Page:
Literary devices in Macbeth? What literary devices are used in this extract of text and why are they used? "Wisdom? To leave his wife, to leave his babes, His mansion, and his titles, in a place...
Literary devices in Macbeth? What literary devices are used in this extract of text and why are they used?
"Wisdom? To leave his wife, to leave his babes, His mansion, and his titles, in a place From whence himself does fly? He loves us not – He wants the natural touch. For the poor wren, The most diminutive of birds, will fight, Her young ones in her nest, against the owl. All is the fear and nothing is the love, As little is the wisdom, where the flight So runs against all reason"
In this excerpt from Macbeth, Lady Macduff tries to explain her husband's (Macduff's) sudden flight from their castle to their young son. Macduff has left his wife and children in the castle (with servants, presumably, but basically unprotected) so he can join Malcolm in England to plan the war to take the crown from Macbeth and restore it to Malcolm, the rightful heir.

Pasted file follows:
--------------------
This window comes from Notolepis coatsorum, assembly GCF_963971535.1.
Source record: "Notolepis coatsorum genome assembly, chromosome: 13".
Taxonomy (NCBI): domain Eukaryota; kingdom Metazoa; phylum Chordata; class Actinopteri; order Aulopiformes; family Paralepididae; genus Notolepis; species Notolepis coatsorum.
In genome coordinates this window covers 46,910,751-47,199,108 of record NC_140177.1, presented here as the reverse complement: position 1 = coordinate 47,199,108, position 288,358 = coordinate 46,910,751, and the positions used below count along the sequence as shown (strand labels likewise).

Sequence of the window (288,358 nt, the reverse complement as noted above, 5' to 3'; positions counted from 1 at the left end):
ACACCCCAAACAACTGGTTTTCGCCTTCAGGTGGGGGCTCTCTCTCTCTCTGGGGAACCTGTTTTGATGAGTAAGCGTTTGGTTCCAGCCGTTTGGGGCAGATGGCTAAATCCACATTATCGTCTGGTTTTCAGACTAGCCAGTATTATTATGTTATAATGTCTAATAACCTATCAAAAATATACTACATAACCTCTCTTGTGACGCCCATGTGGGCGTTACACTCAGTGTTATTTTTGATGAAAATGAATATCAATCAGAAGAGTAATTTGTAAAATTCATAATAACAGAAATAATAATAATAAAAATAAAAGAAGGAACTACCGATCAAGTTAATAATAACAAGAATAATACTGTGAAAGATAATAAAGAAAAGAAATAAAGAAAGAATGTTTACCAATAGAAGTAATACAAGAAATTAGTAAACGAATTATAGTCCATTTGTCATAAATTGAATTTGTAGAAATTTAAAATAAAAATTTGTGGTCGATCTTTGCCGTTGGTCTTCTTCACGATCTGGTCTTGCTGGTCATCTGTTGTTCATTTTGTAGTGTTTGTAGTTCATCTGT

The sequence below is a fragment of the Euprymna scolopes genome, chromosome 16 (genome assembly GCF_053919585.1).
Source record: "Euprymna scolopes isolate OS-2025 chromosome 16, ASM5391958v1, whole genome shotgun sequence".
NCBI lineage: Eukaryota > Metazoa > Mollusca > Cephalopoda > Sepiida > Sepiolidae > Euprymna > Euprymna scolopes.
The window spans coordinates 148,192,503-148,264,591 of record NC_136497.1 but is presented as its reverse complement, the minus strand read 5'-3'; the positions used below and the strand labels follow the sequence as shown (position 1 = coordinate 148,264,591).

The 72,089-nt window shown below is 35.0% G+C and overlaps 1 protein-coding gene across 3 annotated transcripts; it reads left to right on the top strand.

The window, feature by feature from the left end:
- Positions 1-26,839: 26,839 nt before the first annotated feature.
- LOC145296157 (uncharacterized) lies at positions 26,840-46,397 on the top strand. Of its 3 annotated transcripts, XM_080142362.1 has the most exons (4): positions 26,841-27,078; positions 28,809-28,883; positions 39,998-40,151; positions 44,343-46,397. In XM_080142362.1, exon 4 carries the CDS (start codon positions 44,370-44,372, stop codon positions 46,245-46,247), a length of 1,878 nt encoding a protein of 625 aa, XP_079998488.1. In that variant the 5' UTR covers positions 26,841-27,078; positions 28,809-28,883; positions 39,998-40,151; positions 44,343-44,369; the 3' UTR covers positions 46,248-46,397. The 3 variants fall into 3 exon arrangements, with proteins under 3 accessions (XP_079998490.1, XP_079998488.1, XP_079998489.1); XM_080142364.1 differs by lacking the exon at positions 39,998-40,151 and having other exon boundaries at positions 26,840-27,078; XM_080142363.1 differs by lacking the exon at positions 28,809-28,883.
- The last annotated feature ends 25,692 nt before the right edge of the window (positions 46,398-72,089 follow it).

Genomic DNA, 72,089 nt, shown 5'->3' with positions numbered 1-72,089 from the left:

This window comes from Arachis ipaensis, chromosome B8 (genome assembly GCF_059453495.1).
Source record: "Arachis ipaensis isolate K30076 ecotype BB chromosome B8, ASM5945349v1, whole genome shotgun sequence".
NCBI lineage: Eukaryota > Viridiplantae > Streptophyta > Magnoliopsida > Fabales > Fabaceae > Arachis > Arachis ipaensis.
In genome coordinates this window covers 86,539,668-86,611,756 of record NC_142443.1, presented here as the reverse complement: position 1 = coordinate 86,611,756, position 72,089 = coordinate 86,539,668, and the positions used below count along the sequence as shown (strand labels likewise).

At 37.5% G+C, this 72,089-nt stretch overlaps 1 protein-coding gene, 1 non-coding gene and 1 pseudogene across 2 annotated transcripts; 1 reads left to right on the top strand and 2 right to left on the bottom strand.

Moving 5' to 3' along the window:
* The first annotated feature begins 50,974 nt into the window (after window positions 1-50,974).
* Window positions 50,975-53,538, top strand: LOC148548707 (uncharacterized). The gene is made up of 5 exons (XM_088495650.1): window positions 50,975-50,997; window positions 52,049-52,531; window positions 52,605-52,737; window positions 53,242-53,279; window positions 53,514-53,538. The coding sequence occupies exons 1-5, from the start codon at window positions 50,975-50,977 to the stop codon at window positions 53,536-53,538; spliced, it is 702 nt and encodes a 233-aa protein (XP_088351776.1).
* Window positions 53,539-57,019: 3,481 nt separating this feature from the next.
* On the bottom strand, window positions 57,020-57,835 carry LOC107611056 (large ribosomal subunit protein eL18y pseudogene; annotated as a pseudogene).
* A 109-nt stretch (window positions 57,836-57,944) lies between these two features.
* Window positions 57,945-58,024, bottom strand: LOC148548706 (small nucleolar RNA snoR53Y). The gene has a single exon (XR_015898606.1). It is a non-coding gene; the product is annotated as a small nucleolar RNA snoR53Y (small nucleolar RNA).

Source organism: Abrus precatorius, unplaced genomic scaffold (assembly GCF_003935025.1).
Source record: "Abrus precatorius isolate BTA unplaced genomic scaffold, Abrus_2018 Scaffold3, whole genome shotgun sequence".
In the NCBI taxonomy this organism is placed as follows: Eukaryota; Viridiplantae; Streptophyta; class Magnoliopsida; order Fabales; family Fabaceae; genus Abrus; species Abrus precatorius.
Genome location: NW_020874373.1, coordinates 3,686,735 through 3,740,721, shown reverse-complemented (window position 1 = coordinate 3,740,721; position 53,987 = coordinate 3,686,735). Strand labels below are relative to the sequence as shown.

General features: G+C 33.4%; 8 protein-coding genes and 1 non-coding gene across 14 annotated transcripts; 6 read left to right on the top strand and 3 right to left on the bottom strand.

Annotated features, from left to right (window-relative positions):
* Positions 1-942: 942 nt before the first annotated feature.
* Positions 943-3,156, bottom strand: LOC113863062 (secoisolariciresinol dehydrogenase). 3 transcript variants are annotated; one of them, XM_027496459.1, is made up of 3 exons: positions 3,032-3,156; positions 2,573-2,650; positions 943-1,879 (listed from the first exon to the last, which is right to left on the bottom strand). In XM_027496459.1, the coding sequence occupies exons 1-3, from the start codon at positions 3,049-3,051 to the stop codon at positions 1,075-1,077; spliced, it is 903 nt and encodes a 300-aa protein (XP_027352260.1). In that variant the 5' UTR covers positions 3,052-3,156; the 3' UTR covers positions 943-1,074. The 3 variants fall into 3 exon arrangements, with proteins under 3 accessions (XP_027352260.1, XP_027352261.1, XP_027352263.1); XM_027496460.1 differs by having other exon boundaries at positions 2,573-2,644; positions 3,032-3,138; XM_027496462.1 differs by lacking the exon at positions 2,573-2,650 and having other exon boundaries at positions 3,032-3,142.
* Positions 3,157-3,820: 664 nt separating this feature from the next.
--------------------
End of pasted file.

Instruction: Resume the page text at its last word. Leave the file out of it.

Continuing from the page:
Here, we see Lady Macduff using an analogy, or more specifically, a metaphor, to compare Macduff's actions to those of a protective mother wren. She begins her comparison by saying that Macduff "wants the natural touch," meaning that what he has done is unnatural and that he has acted in a way that is different from the way parents act in nature or, more specifically, in the animal kingdom. She goes on to explain that even the weakest bird, here "the poor wren," will defend its young against even much stronger birds (the owl). Next, she returns to Macduff when she says "All is the fear and nothing is the love." Macduff's flight is in contrast to the actions of the wren. His actions, according to his wife, are ruled by fear and not by love, and the implication is that the wren will fight the owl because her love for her young is more important than her fear of the owl. She concludes by saying that Macduff's flight defies reason to compound her idea that it was also unnatural.